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Japantown to a ghost town: How a Sacramento neighborhood was wiped off the map

A cultural community was forced out twice in a decade, and a new revitalization movement is underway.

SACRAMENTO, Calif. — California was home to over 30 thriving Japantowns, but after World War II when Japanese Americans were placed in internment camps, Japantowns began to disappear.

After the war, the gentrification of Japanese neighborhoods began. Now, in 2023, only three Japantowns remain in California.

Let's start from the beginning...

In 1940, Sacramento's Japantown was a vibrant community located along 3rd, 5th, l and O streets. It was Amy “Emiko” Kamikawa-Wong’s playground.

“I grew up right in Japantown on 4th Street. It was so safe we used to run around all over, play hide and seek until 9, 10 p.m.,” said Kamikawa-Wong.

But Japantown became a ghost town. She remembers the exact moment the first tragedy struck the community.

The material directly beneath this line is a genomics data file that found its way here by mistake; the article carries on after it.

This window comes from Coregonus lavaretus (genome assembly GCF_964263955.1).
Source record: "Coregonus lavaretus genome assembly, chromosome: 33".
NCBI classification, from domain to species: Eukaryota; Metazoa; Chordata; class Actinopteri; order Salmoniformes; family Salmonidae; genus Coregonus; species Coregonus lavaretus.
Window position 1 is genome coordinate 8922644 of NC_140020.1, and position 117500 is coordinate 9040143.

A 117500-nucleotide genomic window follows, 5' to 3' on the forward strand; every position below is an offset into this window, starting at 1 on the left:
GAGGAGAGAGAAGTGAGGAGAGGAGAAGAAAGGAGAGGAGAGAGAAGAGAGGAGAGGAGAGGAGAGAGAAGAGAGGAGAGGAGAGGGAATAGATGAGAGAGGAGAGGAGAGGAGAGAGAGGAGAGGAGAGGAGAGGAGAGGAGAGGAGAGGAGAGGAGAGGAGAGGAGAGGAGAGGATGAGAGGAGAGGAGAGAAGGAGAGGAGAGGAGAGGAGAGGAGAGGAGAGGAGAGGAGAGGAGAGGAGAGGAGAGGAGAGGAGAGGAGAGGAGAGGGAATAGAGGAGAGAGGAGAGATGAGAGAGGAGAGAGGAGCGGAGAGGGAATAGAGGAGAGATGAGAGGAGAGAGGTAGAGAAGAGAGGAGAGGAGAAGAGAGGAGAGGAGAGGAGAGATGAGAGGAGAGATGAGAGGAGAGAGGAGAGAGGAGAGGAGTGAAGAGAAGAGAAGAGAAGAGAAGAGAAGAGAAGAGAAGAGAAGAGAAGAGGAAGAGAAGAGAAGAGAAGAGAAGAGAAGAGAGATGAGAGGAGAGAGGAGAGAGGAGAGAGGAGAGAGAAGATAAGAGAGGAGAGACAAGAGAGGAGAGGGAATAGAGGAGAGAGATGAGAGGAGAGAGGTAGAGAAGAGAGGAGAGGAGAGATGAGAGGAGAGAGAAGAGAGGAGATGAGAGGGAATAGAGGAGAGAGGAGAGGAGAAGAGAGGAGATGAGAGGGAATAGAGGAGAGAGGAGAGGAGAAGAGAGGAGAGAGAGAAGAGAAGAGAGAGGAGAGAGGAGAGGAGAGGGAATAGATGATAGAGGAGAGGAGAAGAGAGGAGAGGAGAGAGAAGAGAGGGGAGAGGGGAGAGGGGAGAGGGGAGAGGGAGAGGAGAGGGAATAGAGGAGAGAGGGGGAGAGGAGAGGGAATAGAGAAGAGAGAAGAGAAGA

“My brother was just about to buy a house. He went to see the house on Saturday, he was going to sign the paper Monday, and the war started on Sunday. So, of course we didn’t buy a house,” said Kamikawa-Wong.

She’s referring to Sunday, Dec. 7, 1941, “a date which will live in infamy,” according to then-President Franklin D. Roosevelt.

The attack on Pearl Harbor was a surprise air strike by the Japanese Navy against the United States naval base and air forces in Hawaii.

The attack had a huge impact, especially on Japanese Americans in the United States. Just two months later, Japantown in Sacramento was cleared and residents were forced to go to internment camps.

Kiyo Sato remembers it like it happened yesterday.

“25217 C was my number. I'll never forget it. It's not on here (points to inner arm) but it's tattooed in my brain,” said Sato.

She was the eldest child. Her parents were letters “A” and “B," which made her “C."

They were taken to the internment camp in Poston, Arizona. Located in southwest Arizona, it was the largest of the 10 internment camps composed of three separate sites.

“I just broke down and cried when that train started to move. Nobody is coming to get us. Nobody cares,” said Sato.

What she remembers most is the heat, over 100 F, and passing out on the first day they arrived at the camp.

“I thought I had died because on top of me was this gray cement. I looked around and here are all these people laid out in a 120-square-foot laundry room. It was a laundry tub that was on top of me. Everyone was laid out and I still wonder how many of us didn’t wake up,” said Sato.